Attracting new patients is critical to your practice’s health, growth and long-term stability. Recently Dr. Howard Ong, owner of Seal Beach Dentistry, and Dr. Kathy Wentworth, owner of PetPoint Medical Center and Resort, two members of Insights from the Outside, a panel of clinician practice owners created by CareCredit from multiple disciplines, including dentistry, veterinary medicine, ophthalmology, audiology and optometry, shared their best practices on growth through referrals, many of which may provide insight and inspiration for hearing health professionals.

For healthcare businesses to be successful there must be people walking through your door and patients getting treatment. It’s absolutely critical for every practice, not just a new practice, to continue to build a new patient base.  You think that because you have something to offer people, that they will just find you. The problem is, for the most part, they’re not going to. And because it’s the nature of the business to lose patients who may move or no longer need your care, it’s important to keep increasing the underlying patient base. You have to start with the end in mind and create referral programs that help your practice grow.

There is a big difference between patients who are referred to you by friends, families or a health professional and those who find you through other mediums. When patients are referred, there is a sense of trust. That’s because they have a personal recommendation. It’s human nature to trust the advice of a friend or family member. And because the existing patient shared information about you, how you treat people and your services, the new one comes in with an understanding of what you do and what you offer and an expectation that they will be happy with your care and services. The quality of the patient is much better and the likelihood of the patient following through with your treatment recommendations is higher.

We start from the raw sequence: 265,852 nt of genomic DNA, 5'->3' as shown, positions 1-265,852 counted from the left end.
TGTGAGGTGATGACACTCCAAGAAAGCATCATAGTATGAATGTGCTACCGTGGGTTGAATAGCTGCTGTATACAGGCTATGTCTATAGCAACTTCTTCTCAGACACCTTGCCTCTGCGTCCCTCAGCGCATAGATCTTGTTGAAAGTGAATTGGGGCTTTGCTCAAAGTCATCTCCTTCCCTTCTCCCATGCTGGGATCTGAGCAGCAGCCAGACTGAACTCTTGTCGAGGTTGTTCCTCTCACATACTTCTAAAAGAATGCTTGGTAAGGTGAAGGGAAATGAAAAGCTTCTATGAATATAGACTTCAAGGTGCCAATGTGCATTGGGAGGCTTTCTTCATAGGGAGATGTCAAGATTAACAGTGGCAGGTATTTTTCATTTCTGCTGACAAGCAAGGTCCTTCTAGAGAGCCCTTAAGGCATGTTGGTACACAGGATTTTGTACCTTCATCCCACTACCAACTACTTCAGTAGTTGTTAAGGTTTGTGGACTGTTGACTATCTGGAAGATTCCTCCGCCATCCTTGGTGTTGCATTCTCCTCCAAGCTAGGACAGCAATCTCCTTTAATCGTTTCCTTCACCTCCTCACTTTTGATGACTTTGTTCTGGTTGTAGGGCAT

To create a robust referral program, you have to start with your current patient experience. No one is going to refer a doctor to friends and family if they are not 100% happy with every aspect of that practice – from the first call to treatment and follow-up. The entire experience must be exceptional so they’re excited to share that experience with others. If patients have a good experience, they are going to stay. And if they stay and you treat them well, they are going to recommend patients.   People want to feel like they belong and that they have chosen the right office for care.

Here are a few ways to increase referrals:

1. When the time is right – ask!

The best time to ask for a referral is when patients are delighted (i.e. when you’ve had a successful procedure or a successful delivery of a device). Anytime other than that, it loses its value. It takes time to develop that habit because it has to be a behavior in the team to recognize when that delight moment happens. Everything kind of freezes and we take the opportunity to ask for a referral.

2. Offer a small incentive.

It’s really not about the money for people; it’s about them being delighted and wanting friends and family to have the same experience. So, if they’ve had a great experience, ask and offer a small credit on their account as a thank you.